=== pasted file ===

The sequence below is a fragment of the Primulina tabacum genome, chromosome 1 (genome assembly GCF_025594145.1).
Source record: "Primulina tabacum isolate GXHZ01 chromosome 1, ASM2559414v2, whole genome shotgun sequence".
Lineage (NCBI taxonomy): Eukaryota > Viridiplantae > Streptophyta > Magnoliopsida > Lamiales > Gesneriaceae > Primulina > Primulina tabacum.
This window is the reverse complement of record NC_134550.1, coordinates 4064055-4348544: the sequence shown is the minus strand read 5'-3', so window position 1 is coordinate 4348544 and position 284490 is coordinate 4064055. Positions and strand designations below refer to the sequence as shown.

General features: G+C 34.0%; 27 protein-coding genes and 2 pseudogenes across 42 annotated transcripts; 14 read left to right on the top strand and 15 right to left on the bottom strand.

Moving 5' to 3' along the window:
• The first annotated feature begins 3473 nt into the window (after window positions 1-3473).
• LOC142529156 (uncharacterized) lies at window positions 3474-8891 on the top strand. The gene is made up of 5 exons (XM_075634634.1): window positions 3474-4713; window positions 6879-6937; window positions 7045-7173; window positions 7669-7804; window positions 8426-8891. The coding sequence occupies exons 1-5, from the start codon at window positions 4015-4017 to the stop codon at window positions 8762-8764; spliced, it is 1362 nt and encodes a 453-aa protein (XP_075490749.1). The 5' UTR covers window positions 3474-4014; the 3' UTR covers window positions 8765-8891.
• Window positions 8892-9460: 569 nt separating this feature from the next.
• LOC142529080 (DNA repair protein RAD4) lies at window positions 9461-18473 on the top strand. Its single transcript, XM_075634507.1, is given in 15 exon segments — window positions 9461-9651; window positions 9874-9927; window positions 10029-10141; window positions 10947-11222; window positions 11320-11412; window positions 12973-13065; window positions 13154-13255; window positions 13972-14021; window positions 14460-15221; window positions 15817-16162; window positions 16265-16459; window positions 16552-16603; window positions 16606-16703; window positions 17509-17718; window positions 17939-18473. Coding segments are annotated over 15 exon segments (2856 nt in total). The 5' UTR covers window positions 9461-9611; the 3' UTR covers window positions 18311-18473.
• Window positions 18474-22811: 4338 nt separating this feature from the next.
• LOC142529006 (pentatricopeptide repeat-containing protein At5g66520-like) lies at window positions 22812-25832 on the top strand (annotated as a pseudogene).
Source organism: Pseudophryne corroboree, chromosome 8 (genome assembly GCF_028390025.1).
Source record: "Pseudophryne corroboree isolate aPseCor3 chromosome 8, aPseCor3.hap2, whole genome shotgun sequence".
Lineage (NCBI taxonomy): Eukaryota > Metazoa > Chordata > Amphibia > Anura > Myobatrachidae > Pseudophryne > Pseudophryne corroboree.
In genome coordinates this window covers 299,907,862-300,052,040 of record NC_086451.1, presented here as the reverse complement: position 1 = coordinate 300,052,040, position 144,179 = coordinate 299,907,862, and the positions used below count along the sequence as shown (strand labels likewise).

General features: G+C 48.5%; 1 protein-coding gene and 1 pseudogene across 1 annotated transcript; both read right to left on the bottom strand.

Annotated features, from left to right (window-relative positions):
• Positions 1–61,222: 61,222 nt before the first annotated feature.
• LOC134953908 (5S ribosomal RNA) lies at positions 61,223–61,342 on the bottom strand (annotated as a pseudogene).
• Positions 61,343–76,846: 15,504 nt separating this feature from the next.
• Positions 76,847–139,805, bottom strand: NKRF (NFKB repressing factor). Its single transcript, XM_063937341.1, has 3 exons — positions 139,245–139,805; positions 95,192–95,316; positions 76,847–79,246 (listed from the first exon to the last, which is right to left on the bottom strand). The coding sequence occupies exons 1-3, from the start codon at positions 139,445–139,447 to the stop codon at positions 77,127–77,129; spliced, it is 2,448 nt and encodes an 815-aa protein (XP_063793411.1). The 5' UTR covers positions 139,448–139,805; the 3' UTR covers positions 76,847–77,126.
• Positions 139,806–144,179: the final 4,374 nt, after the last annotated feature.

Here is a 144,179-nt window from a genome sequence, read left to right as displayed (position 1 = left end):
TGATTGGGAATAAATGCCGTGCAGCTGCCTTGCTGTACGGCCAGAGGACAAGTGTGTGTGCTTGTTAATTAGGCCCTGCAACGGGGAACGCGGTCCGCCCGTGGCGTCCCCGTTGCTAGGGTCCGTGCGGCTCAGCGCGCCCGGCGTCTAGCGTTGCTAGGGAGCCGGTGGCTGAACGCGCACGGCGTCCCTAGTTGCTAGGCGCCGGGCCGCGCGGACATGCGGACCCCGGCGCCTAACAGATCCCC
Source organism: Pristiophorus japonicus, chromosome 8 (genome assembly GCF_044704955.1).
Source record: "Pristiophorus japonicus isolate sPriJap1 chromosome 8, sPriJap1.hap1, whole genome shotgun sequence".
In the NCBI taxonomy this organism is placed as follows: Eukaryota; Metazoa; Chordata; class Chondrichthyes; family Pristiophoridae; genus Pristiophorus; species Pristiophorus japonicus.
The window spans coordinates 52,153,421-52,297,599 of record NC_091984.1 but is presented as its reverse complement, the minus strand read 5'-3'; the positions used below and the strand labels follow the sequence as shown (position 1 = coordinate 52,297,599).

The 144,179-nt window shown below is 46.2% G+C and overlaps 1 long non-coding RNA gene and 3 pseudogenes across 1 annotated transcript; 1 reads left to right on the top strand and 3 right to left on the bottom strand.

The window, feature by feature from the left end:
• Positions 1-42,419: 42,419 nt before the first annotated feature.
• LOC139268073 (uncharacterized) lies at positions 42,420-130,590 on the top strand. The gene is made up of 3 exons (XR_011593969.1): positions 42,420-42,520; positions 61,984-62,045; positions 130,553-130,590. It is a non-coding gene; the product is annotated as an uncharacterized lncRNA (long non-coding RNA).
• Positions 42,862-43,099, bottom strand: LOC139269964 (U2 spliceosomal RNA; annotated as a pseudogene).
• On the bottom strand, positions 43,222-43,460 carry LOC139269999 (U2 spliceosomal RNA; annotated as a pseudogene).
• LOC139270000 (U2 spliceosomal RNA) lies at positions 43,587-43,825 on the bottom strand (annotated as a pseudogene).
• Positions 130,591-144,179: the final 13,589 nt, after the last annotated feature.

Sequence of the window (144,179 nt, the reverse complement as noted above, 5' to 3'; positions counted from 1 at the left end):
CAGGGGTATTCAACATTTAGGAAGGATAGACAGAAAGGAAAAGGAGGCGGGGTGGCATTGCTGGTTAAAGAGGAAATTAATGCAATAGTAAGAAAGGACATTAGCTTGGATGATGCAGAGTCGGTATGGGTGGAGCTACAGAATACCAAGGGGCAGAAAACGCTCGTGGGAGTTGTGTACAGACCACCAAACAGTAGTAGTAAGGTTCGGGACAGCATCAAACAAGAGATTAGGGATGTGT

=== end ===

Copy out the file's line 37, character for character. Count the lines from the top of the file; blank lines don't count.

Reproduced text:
• Positions 130,591-144,179: the final 13,589 nt, after the last annotated feature.